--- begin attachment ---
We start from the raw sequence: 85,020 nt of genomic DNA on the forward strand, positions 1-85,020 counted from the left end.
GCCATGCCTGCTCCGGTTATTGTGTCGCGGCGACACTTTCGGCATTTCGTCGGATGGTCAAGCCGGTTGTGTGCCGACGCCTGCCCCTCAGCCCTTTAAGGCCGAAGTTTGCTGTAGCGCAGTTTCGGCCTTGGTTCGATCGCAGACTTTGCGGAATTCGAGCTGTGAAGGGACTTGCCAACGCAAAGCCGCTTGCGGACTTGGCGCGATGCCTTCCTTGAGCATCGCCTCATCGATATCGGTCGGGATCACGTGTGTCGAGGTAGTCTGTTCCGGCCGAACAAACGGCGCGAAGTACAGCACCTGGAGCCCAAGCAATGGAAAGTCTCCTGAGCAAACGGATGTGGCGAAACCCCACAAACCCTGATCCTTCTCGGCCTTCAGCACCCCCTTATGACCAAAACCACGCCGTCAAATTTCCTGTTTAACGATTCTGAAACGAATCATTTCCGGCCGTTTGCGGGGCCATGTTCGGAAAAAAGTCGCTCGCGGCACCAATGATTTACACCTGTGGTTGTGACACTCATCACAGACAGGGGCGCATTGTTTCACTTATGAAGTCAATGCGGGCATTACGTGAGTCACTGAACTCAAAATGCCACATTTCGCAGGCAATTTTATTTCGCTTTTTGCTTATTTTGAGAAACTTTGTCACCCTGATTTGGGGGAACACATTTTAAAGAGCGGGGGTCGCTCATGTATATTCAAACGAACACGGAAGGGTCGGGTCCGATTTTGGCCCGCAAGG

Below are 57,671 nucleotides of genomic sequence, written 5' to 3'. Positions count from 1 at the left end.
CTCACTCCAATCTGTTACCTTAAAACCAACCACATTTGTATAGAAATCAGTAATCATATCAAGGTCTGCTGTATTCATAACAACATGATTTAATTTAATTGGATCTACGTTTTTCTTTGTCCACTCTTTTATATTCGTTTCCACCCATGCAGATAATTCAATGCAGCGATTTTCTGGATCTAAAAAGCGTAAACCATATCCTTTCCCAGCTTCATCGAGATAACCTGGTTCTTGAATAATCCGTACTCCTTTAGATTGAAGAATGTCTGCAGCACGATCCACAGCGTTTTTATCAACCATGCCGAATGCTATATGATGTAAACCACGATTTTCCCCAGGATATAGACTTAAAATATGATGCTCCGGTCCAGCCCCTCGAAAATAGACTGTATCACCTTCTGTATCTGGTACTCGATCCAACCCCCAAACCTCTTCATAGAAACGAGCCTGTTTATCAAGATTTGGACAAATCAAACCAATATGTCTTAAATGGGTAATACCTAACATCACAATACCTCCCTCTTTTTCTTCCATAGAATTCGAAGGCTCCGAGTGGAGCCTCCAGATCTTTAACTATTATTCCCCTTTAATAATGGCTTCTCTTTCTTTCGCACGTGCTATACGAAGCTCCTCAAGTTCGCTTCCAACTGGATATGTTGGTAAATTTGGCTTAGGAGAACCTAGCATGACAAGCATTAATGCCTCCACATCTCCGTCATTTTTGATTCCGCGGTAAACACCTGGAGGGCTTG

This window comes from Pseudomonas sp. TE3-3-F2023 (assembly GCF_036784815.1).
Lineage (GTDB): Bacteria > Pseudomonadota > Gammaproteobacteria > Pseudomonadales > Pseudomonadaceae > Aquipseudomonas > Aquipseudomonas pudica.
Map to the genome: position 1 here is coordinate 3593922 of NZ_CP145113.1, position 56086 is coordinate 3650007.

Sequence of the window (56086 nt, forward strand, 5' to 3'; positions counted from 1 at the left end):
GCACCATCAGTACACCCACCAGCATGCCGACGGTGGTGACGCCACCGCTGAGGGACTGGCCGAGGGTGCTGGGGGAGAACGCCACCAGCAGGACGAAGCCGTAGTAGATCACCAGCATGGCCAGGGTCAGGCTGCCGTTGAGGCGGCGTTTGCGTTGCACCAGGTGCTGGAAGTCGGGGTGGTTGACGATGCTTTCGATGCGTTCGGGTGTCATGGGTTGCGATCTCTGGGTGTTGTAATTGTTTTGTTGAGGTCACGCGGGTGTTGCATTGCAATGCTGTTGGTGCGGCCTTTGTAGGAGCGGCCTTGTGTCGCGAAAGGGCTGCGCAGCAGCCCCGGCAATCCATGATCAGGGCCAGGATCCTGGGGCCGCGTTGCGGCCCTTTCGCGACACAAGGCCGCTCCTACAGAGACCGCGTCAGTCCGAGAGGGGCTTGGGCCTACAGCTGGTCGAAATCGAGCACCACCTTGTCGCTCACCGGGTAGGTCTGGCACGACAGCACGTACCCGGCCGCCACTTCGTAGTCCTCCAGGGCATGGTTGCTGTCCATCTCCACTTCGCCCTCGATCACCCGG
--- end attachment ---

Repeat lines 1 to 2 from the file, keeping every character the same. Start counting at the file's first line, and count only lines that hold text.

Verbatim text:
We start from the raw sequence: 85,020 nt of genomic DNA on the forward strand, positions 1-85,020 counted from the left end.
GCCATGCCTGCTCCGGTTATTGTGTCGCGGCGACACTTTCGGCATTTCGTCGGATGGTCAAGCCGGTTGTGTGCCGACGCCTGCCCCTCAGCCCTTTAAGGCCGAAGTTTGCTGTAGCGCAGTTTCGGCCTTGGTTCGATCGCAGACTTTGCGGAATTCGAGCTGTGAAGGGACTTGCCAACGCAAAGCCGCTTGCGGACTTGGCGCGATGCCTTCCTTGAGCATCGCCTCATCGATATCGGTCGGGATCACGTGTGTCGAGGTAGTCTGTTCCGGCCGAACAAACGGCGCGAAGTACAGCACCTGGAGCCCAAGCAATGGAAAGTCTCCTGAGCAAACGGATGTGGCGAAACCCCACAAACCCTGATCCTTCTCGGCCTTCAGCACCCCCTTATGACCAAAACCACGCCGTCAAATTTCCTGTTTAACGATTCTGAAACGAATCATTTCCGGCCGTTTGCGGGGCCATGTTCGGAAAAAAGTCGCTCGCGGCACCAATGATTTACACCTGTGGTTGTGACACTCATCACAGACAGGGGCGCATTGTTTCACTTATGAAGTCAATGCGGGCATTACGTGAGTCACTGAACTCAAAATGCCACATTTCGCAGGCAATTTTATTTCGCTTTTTGCTTATTTTGAGAAACTTTGTCACCCTGATTTGGGGGAACACATTTTAAAGAGCGGGGGTCGCTCATGTATATTCAAACGAACACGGAAGGGTCGGGTCCGATTTTGGCCCGCAAGG